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December 14, 2015

Reviewing and reflecting on persistent problems with the federal clemency process

The recent Washington Post article about criminal justice reform efforts during the second term of the Obama Administration (discussed here) hinted that we could expect to see Prez Obama grant a significant number of additional prison commutations in the coming weeks.  But this effective new Marshall Project piece by Bill Keller, headlined "The Bureaucracy of Mercy: Why hasn’t President Obama freed more prisoners? Maybe that’s the wrong question," reviews why federal clemency procedures and practices have been persistently disappointing for those who believe there is a need for much more than sporadic grants of executive mercy. I recommend the lengthy article in full, and here is how it starts and ends:

As the two presidents, one incoming and the other outgoing, shared a limo to the inauguration in January 2009, President Bush had some advice for President-elect Obama: “Announce a pardon policy early on, and stick to it.” Bush had been stunned by a final-days flood of appeals for clemency on behalf of friends and former colleagues convicted of federal crimes.

“I came to see a massive injustice in the system,” Bush recalled in his memoir, “Decision Points.” “If you had connections to the president, you could insert your case into the last-minute frenzy. Otherwise, you had to wait for the Justice Department to conduct a review and make a recommendation.”

As he approaches his own last-minute frenzy, President Obama has embraced criminal justice reform —especially the problem of over-incarceration — as a major cause of his administration.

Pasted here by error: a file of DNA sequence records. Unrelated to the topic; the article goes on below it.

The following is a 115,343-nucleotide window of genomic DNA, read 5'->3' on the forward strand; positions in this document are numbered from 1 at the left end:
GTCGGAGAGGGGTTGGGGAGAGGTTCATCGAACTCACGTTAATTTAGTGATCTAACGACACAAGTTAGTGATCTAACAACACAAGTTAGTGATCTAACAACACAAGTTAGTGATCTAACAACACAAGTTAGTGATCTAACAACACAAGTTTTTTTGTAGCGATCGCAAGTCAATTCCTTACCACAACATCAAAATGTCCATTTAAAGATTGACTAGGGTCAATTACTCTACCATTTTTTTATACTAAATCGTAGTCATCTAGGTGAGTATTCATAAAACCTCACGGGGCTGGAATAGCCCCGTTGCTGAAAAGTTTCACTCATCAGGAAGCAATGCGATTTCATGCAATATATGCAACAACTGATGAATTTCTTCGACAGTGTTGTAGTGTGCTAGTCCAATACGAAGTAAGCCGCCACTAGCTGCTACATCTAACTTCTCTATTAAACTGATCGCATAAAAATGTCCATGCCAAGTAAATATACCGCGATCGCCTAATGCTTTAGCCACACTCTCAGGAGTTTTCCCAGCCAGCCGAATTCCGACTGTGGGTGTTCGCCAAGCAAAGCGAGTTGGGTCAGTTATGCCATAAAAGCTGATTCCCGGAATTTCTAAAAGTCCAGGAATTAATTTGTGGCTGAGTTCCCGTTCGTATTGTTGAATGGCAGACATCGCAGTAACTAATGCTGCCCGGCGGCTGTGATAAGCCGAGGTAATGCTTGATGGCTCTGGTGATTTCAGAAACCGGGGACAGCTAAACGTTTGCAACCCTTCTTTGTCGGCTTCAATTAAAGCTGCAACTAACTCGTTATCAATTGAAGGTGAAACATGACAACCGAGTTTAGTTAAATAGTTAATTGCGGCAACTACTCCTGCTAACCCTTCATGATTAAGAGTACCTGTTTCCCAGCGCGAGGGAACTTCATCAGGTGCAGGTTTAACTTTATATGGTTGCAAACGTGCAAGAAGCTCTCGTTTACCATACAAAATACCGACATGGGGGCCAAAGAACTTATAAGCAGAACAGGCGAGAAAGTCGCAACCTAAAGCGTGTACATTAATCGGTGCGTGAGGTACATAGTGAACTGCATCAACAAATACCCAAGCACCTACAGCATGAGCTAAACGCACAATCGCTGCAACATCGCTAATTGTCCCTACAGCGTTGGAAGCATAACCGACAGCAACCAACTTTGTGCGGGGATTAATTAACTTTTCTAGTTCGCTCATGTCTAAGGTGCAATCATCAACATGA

“Over the course of this year, I’ve been talking to people all across the country about reforming our criminal justice system to be fairer, to be smarter, to be more effective,” he said in a speech in November.

And yet Obama’s clemency record so far — counting commutations and pardons — lags behind every recent president except George H.W. Bush, who had only a single term. On pardons, which give ex-inmates a better chance to get jobs, find housing, vote and generally live normal lives, Obama is the stingiest president since John Adams — 64 granted so far, fewer than three percent of the petitions filed....

But to many advocates of reform, the numbers miss the larger point: after navigating the multi-stage process of CP14, applicants still had to pass through the Department of Justice, where the main job is to lock people up, not let people out.  Between prosecutors and defenders, says David Patton, head of the Federal Defenders of New York, there is “a difference in role and perspective.” Prosecutors, he said, are “less able to see things through the eyes of our clients, or through the eyes of anyone other than the prosecutor.”